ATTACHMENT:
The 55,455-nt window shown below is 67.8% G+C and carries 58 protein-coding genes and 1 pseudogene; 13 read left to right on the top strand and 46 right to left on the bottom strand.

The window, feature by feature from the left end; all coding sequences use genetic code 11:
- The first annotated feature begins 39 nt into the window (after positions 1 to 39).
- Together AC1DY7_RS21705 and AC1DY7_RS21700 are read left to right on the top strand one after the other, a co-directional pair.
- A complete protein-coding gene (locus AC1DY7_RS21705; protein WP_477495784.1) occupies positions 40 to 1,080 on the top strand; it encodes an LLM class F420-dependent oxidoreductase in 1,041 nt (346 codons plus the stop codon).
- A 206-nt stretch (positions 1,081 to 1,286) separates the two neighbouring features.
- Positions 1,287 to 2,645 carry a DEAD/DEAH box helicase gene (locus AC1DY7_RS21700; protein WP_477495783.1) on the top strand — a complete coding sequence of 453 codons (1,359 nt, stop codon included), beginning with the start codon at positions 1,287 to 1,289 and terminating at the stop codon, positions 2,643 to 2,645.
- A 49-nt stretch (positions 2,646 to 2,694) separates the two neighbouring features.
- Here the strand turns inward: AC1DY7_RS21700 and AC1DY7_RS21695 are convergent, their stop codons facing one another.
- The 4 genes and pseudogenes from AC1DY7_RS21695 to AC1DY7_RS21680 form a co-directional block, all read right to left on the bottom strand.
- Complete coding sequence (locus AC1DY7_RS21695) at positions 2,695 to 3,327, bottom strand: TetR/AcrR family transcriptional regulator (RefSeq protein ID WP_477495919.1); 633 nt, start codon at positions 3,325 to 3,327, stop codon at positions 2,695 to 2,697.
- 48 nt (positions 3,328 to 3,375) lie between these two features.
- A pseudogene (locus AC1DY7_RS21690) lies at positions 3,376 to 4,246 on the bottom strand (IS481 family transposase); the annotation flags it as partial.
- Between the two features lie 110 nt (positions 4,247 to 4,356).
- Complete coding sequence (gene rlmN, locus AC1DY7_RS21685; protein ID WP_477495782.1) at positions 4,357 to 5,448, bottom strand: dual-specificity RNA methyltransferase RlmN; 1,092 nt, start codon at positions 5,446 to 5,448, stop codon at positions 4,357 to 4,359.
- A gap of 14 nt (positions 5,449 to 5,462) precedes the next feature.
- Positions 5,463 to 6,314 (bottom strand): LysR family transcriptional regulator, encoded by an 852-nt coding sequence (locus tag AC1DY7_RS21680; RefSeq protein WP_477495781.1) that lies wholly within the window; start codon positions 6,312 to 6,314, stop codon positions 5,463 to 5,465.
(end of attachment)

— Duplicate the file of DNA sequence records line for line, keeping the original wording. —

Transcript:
The 55,455-nt window shown below is 67.8% G+C and carries 58 protein-coding genes and 1 pseudogene; 13 read left to right on the top strand and 46 right to left on the bottom strand.

The window, feature by feature from the left end; all coding sequences use genetic code 11:
- The first annotated feature begins 39 nt into the window (after positions 1 to 39).
- Together AC1DY7_RS21705 and AC1DY7_RS21700 are read left to right on the top strand one after the other, a co-directional pair.
- A complete protein-coding gene (locus AC1DY7_RS21705; protein WP_477495784.1) occupies positions 40 to 1,080 on the top strand; it encodes an LLM class F420-dependent oxidoreductase in 1,041 nt (346 codons plus the stop codon).
- A 206-nt stretch (positions 1,081 to 1,286) separates the two neighbouring features.
- Positions 1,287 to 2,645 carry a DEAD/DEAH box helicase gene (locus AC1DY7_RS21700; protein WP_477495783.1) on the top strand — a complete coding sequence of 453 codons (1,359 nt, stop codon included), beginning with the start codon at positions 1,287 to 1,289 and terminating at the stop codon, positions 2,643 to 2,645.
- A 49-nt stretch (positions 2,646 to 2,694) separates the two neighbouring features.
- Here the strand turns inward: AC1DY7_RS21700 and AC1DY7_RS21695 are convergent, their stop codons facing one another.
- The 4 genes and pseudogenes from AC1DY7_RS21695 to AC1DY7_RS21680 form a co-directional block, all read right to left on the bottom strand.
- Complete coding sequence (locus AC1DY7_RS21695) at positions 2,695 to 3,327, bottom strand: TetR/AcrR family transcriptional regulator (RefSeq protein ID WP_477495919.1); 633 nt, start codon at positions 3,325 to 3,327, stop codon at positions 2,695 to 2,697.
- 48 nt (positions 3,328 to 3,375) lie between these two features.
- A pseudogene (locus AC1DY7_RS21690) lies at positions 3,376 to 4,246 on the bottom strand (IS481 family transposase); the annotation flags it as partial.
- Between the two features lie 110 nt (positions 4,247 to 4,356).
- Complete coding sequence (gene rlmN, locus AC1DY7_RS21685; protein ID WP_477495782.1) at positions 4,357 to 5,448, bottom strand: dual-specificity RNA methyltransferase RlmN; 1,092 nt, start codon at positions 5,446 to 5,448, stop codon at positions 4,357 to 4,359.
- A gap of 14 nt (positions 5,449 to 5,462) precedes the next feature.
- Positions 5,463 to 6,314 (bottom strand): LysR family transcriptional regulator, encoded by an 852-nt coding sequence (locus tag AC1DY7_RS21680; RefSeq protein WP_477495781.1) that lies wholly within the window; start codon positions 6,312 to 6,314, stop codon positions 5,463 to 5,465.